So which scene would I accept as real? Short-tempered parents stressing out their kids? Or infinite, divine Love loving each child with tenderness and delight? I chose the latter. Not because it was easy. It wasn’t. It actually took discipline and persistence to insist that divine Love was filling all space in spite of the way things looked and sounded. But I chose it because experience has shown me, time and time again, that our experience responds to our thinking. And when we change our thinking, bring it more in line with the inspired teachings of the Bible and the kind of love that Christ Jesus lived, we experience healing.

I don’t know how long I prayed this way. But when I turned my attention back to the game, the tense atmosphere had eased. The parents had relaxed and backed off. What interested me the most was what happened to the game. This was probably the fourth or fifth game of the season, and that afternoon, for the first time, things began to click. There was less huddling around the ball with its collateral shin-kicking. There was more spacing out around the field, passing the ball, playing positions. No, they didn’t suddenly become great athletes. But their game definitely turned a corner.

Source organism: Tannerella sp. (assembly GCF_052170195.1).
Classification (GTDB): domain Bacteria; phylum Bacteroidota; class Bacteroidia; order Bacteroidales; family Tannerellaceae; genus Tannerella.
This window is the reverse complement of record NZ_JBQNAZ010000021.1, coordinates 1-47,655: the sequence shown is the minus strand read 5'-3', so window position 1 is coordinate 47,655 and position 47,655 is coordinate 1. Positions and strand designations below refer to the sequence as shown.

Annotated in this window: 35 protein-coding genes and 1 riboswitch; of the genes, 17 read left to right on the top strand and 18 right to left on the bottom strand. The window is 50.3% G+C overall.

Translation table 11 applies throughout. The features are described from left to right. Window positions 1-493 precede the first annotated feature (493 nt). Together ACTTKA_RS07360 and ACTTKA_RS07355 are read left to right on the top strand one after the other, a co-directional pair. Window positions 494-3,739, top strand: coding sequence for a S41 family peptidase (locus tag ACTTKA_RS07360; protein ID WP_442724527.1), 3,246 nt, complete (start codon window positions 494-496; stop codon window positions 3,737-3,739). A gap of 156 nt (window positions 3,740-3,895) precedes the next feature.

Today my son is grown. I still love to think of him and his wife surrounded by God’s tender love and care. And I turn to The Christian Science Monitor to alert me to the needs of other children – needs much more urgent than those that arise during an afternoon soccer game. I pray to understand how powerfully Love shields each one from harm, that divine, ever-present Love is right where they are, assuring them in the depths of their heart of His constant attention and provision for their every need. That, as children of divine Love, dwelling in Love’s ever-presence, they feel Love’s acceptance and strength, know their own worth as the very expression of eternal Love. And I trust that this God-inspired and impelled thinking is opening thought to practical answers to their daily needs.